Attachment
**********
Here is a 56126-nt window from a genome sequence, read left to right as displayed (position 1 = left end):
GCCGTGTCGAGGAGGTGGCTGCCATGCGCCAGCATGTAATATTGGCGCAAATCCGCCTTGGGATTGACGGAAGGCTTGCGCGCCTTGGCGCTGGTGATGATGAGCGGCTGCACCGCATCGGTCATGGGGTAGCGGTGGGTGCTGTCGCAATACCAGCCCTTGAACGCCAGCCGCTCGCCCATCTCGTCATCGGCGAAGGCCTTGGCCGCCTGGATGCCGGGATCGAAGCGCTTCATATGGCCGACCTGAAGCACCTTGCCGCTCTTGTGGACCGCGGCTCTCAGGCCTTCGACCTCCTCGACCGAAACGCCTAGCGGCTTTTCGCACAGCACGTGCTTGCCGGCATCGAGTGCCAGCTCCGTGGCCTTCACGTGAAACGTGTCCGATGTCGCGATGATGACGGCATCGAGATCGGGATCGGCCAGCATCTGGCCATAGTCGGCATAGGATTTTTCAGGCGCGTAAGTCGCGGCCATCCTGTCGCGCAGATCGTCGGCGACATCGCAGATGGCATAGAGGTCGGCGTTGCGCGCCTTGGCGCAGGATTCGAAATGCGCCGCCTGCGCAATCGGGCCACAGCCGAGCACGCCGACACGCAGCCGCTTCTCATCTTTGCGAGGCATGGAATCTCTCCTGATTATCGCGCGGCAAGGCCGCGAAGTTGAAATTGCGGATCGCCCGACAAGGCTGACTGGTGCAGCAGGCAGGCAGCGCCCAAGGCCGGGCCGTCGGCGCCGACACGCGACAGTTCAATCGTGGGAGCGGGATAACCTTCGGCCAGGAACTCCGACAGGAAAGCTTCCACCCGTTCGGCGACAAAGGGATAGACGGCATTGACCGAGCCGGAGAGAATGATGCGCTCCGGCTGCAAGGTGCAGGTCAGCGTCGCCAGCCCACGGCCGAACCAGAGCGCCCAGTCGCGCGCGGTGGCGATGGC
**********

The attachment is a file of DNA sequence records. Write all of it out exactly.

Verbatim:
Here is a 56126-nt window from a genome sequence, read left to right as displayed (position 1 = left end):
GCCGTGTCGAGGAGGTGGCTGCCATGCGCCAGCATGTAATATTGGCGCAAATCCGCCTTGGGATTGACGGAAGGCTTGCGCGCCTTGGCGCTGGTGATGATGAGCGGCTGCACCGCATCGGTCATGGGGTAGCGGTGGGTGCTGTCGCAATACCAGCCCTTGAACGCCAGCCGCTCGCCCATCTCGTCATCGGCGAAGGCCTTGGCCGCCTGGATGCCGGGATCGAAGCGCTTCATATGGCCGACCTGAAGCACCTTGCCGCTCTTGTGGACCGCGGCTCTCAGGCCTTCGACCTCCTCGACCGAAACGCCTAGCGGCTTTTCGCACAGCACGTGCTTGCCGGCATCGAGTGCCAGCTCCGTGGCCTTCACGTGAAACGTGTCCGATGTCGCGATGATGACGGCATCGAGATCGGGATCGGCCAGCATCTGGCCATAGTCGGCATAGGATTTTTCAGGCGCGTAAGTCGCGGCCATCCTGTCGCGCAGATCGTCGGCGACATCGCAGATGGCATAGAGGTCGGCGTTGCGCGCCTTGGCGCAGGATTCGAAATGCGCCGCCTGCGCAATCGGGCCACAGCCGAGCACGCCGACACGCAGCCGCTTCTCATCTTTGCGAGGCATGGAATCTCTCCTGATTATCGCGCGGCAAGGCCGCGAAGTTGAAATTGCGGATCGCCCGACAAGGCTGACTGGTGCAGCAGGCAGGCAGCGCCCAAGGCCGGGCCGTCGGCGCCGACACGCGACAGTTCAATCGTGGGAGCGGGATAACCTTCGGCCAGGAACTCCGACAGGAAAGCTTCCACCCGTTCGGCGACAAAGGGATAGACGGCATTGACCGAGCCGGAGAGAATGATGCGCTCCGGCTGCAAGGTGCAGGTCAGCGTCGCCAGCCCACGGCCGAACCAGAGCGCCCAGTCGCGCGCGGTGGCGATGGC